Special Operations Leaders Aim for Greater Mobility, Lethality to Meet Peer Challenges
By OTTO KREISHER, Seapower Correspondent
ARLINGTON, Va. — With the changing global security environment and directions from the new National Defense Strategy, U.S. Special Operations Command (SOCOM) components are working to reshape their future acquisition and force structure plans to meet the challenges of peer competitors who could impede the projection of conventional military power.
That will require increases in mobility, particularly with less-observable platforms, greater lethality for smaller units and ways to use emerging technologies such as artificial intelligence to allow faster analysis of sensor data and decision making, leaders of the four special operations forces (SOF) service components said March 1 at the National Defense Industrial Association’s annual Special Operations, Low-Intensity Conflict forum.
Rear Adm. Timothy Szymanski, commander of Naval Special Warfare Command (NSWC), which includes the Navy SEALs and Special Boat units, noted his command’s role as the primary provider of maritime mobility for SOF and said NSWC has been making progress in its surface vessels and undersea platforms, which he called “more hideable, more survivable.”
Air Force Maj. Gen. James Slife, chief of staff of SOCOM, said the priorities of SOCOM commander, Air Force Gen. Raymond A. Thomas III, included increased lethality and “maritime mobility systems.”
Szymanski would not provide details on any new mobility capabilities during his presentation, but told Seapower later that NSWC was working to increase the lethality, range and speed of its mobility platforms and expanding the use of unmanned systems, including subsurface systems.
He also cited as one of his priorities “getting back to our Navy roots” and ensuring that Naval Special Warfare is more interoperable with its parent service and that its unmanned sensors were able to network with the Navy.
Szymanski said with the recently approved two-year budget plan that provides a substantial increase in defense funding, NSWC “might be able to put more [SEAL] platoons out there,” which would “give us more capacity as well as enhancing our C2 [command and control] capability.”
Maj. Gen. Carl Mundy III, commander, Marine Corps Forces Special Operations (MARSOC), the youngest of the SOF components, said it had focused during its first 12 years on creating a credible SOF capability “and dealing with the present operating environment.” Now, it has turned to balancing that focus with planning to adapt to the future operating conditions, which he said would involve regional competition and increased instability.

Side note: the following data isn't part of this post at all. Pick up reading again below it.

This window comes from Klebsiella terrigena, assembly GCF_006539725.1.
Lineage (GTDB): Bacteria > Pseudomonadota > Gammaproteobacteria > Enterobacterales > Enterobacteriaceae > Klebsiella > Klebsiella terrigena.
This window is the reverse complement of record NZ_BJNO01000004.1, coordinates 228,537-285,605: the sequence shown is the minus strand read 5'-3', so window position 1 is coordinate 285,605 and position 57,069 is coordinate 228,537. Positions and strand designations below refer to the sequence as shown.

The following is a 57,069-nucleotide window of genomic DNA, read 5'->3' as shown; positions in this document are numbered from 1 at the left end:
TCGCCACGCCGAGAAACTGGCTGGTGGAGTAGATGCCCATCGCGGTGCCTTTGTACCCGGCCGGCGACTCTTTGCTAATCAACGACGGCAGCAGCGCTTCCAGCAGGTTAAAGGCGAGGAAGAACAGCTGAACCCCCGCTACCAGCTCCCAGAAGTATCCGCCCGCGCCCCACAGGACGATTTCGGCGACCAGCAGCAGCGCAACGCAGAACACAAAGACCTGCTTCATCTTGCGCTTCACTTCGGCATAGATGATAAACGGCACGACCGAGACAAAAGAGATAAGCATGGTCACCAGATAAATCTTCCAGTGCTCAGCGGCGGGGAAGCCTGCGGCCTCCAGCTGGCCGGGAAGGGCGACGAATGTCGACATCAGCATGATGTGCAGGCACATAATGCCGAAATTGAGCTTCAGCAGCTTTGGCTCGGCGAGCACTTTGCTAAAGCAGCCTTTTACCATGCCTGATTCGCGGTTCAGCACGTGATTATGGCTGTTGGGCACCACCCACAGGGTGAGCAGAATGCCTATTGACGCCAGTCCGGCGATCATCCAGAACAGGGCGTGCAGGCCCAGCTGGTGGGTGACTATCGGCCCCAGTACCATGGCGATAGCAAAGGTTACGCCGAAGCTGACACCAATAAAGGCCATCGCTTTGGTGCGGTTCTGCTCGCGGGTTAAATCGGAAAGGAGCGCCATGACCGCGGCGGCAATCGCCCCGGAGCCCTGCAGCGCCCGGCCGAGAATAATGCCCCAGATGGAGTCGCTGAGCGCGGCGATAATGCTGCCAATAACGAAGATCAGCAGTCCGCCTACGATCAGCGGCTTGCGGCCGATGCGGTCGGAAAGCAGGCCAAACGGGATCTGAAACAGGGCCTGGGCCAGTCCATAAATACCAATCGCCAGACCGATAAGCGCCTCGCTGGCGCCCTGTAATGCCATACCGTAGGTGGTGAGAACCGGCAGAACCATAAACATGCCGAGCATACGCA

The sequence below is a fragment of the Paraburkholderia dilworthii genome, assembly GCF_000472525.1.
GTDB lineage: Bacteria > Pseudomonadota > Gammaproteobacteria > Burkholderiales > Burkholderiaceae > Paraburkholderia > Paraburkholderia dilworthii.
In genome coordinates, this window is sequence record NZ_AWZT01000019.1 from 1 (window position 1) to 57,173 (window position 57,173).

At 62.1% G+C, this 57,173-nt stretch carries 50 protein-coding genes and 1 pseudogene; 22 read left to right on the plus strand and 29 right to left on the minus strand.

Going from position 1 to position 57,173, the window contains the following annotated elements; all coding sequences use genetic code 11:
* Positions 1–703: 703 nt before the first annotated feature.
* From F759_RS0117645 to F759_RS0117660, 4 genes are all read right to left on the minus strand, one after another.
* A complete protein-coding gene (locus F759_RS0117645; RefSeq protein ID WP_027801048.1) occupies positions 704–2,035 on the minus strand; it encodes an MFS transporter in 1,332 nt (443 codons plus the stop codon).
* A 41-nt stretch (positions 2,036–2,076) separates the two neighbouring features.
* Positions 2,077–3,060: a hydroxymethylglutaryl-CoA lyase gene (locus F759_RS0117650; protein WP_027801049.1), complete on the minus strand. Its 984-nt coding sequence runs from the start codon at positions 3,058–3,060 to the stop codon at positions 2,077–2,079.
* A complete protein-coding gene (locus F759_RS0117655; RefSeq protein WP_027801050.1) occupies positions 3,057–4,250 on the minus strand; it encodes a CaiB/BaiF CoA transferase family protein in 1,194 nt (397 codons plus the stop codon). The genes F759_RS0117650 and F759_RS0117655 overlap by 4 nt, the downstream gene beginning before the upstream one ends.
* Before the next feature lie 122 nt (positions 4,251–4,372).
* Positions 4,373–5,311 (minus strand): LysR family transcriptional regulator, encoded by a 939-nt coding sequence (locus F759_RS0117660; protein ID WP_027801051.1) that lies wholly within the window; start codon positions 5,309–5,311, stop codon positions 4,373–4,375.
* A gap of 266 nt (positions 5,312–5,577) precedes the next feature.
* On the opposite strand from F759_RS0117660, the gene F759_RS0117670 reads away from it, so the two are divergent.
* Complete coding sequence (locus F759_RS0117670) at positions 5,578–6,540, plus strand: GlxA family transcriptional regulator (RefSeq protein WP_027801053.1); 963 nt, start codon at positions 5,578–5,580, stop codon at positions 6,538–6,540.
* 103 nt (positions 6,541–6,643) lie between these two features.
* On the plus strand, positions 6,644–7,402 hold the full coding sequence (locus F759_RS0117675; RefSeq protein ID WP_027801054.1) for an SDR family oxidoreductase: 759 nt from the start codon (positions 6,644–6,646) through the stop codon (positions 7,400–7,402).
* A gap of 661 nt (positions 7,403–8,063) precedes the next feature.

Mundy also saw future adversaries with capabilities what could “hinder the application of traditional military force,” which could increase the need for the smaller units that SOF employs.
To prepare for that future, Mundy said his command is developing a program called MARSOC 2030, which is nearly ready for release. He could not say if the plan would include an increase in his forces until MARSOC “put together a more detailed road map.”
Among his material requirements for the future, Mundy called for “an increase in organic precision strike to push it down to the smallest teams we put out.” That would include “ground-launched precision strike,” he said.
Asked if MARSOC planned to increase its operations with the conventional Marine operational forces, after spending virtually all of its first 12 years operating independently on SOCOM missions, he said one of his priorities was “integrating with the” conventional Marine Air-Ground Task Forces, explicitly with the deploying Marine Expeditionary Units (MEUs), in order for MARSOC to be interoperable with them.
Although he did not see his Marine Raiders fighting within the MEUs, he envisioned them as the tip of the spear, preparing the way for the more powerful conventional Marine units.All of the SOF component commanders stressed the need to do more to sustain their operators, who have been enduring intensive operational tempos during the 16 years of counter-insurgency, counter-terrorism campaigns. They all proposed doing more to help remove the stigma of asking for help dealing with the psychological stress of repeated combat, helping the wounded warriors recover and supporting their families.